Researchers at the Harvard John A. Paulson School of Engineering and Applied Sciences (SEAS) say they developed an integrated electro-optic modulator that can efficiently change the frequency and bandwidth of single photons. The device could be used for more advanced quantum computing and quantum networks.
Manipulating the frequency and bandwidth of nonclassical light is essential for implementing frequency-encoded/multiplexed quantum computation, communication, and networking protocols, and for bridging spectral mismatch among various quantum systems. However, changing a photon’s frequency requires altering its energy, which is particularly challenging on integrated photonic chips.
Converting a photon from one color to another is usually done by sending the photon into a crystal with a strong laser shining through it, a process that tends to be inefficient and noisy. Phase modulation, in which a photon wave’s oscillation is accelerated or slowed down to change the photon’s frequency, offers a more efficient method, but the device required for such a process – an electro-optic phase modulator – has proven difficult to integrate on a chip.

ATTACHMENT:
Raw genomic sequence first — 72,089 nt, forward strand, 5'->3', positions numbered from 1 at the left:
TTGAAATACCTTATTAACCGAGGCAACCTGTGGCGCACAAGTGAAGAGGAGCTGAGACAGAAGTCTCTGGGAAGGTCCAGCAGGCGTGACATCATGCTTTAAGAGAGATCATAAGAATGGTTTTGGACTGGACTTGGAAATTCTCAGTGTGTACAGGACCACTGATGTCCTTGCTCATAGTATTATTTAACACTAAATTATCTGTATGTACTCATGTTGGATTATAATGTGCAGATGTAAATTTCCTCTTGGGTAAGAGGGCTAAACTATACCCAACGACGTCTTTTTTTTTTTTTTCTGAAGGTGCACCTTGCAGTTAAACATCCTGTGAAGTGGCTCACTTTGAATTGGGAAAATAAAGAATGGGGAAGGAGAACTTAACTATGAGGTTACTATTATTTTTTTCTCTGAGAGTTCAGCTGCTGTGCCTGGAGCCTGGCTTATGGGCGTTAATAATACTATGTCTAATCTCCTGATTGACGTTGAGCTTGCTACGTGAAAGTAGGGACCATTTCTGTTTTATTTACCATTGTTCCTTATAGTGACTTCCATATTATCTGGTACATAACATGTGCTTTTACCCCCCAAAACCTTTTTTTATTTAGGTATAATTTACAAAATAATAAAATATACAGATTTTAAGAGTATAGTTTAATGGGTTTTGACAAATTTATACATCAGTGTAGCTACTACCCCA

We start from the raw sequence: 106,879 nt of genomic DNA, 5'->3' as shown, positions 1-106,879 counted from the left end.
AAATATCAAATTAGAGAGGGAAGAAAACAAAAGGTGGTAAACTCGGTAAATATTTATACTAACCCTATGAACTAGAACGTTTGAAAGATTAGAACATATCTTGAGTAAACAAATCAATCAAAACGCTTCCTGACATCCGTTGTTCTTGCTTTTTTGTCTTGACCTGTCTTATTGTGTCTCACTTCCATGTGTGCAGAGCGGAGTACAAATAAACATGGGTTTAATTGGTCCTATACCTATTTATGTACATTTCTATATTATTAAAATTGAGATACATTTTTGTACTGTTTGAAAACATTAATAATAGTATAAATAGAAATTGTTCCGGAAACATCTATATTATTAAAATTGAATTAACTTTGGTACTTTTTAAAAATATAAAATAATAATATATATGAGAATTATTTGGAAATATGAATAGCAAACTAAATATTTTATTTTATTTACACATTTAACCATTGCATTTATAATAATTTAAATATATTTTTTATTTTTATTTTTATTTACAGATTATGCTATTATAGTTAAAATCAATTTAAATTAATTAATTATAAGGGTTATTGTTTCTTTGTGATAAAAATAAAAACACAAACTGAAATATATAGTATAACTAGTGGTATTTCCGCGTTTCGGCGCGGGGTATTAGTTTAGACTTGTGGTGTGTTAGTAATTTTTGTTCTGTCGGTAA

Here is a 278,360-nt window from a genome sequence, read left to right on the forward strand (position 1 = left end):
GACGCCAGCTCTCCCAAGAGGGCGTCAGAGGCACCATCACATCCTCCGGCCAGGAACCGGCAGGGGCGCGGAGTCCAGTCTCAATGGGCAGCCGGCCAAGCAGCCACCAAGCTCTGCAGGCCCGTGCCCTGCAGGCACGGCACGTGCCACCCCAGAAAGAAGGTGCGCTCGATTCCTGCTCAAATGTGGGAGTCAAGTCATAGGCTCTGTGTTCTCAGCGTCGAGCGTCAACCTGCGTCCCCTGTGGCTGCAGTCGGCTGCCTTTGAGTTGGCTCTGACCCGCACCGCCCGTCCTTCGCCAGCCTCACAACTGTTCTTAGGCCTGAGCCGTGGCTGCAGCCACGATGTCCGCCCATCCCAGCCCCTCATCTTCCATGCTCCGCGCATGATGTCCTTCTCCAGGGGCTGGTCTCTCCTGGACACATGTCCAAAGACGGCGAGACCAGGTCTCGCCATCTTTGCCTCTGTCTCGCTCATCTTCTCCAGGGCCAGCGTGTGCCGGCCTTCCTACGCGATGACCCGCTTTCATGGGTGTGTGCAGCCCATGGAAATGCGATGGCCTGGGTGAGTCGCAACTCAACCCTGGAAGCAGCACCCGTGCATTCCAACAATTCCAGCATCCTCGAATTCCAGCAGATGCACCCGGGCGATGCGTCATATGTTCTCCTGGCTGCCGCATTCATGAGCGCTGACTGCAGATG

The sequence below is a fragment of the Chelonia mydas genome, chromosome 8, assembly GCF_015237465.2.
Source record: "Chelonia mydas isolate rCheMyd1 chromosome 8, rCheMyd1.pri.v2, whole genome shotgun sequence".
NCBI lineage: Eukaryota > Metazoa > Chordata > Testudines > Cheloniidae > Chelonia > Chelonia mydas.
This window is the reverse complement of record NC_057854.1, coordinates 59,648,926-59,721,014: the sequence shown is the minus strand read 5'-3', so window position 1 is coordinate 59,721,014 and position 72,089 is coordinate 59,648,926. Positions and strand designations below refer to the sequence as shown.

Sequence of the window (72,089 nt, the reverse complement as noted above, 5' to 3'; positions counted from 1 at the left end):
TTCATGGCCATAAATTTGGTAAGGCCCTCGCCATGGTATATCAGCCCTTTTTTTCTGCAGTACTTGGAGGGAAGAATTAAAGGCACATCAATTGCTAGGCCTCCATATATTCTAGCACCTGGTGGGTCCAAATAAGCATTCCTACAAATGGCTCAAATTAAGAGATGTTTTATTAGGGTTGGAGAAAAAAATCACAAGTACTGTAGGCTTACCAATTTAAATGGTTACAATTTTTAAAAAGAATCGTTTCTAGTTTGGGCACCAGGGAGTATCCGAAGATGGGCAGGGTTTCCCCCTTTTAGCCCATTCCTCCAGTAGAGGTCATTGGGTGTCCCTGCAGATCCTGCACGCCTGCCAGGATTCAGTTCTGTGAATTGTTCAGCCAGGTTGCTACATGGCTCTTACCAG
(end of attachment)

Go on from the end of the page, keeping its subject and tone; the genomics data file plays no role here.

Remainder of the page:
One material that may be uniquely suited for such an application, say the researchers, is thin-film lithium niobate.
“In our work, we adopted a new modulator design on thin-film lithium niobate that significantly improved the device performance,” says Marko Loncar, the Tiantsai Lin Professor of Electrical Engineering at SEAS and senior author of the study. “With this integrated modulator, we achieved record-high terahertz frequency shifts of single photons.”
The researchers also used the same modulator as a “time lens” – a magnifying glass that bends light in time instead of space – to change the spectral shape of a photon from fat to skinny.
“Our device is much more compact and energy-efficient than traditional bulk devices,” says Di Zhu, the first author of the paper. “It can be integrated with a wide range of classical and quantum devices on the same chip to realize more sophisticated quantum light control.”
Looking ahead, the researchers say they plan to use the device to control the frequency and bandwidth of quantum emitters for applications in quantum networks. For more, see “Spectral control of nonclassical light pulses using an integrated thin-film lithium niobate modulator.”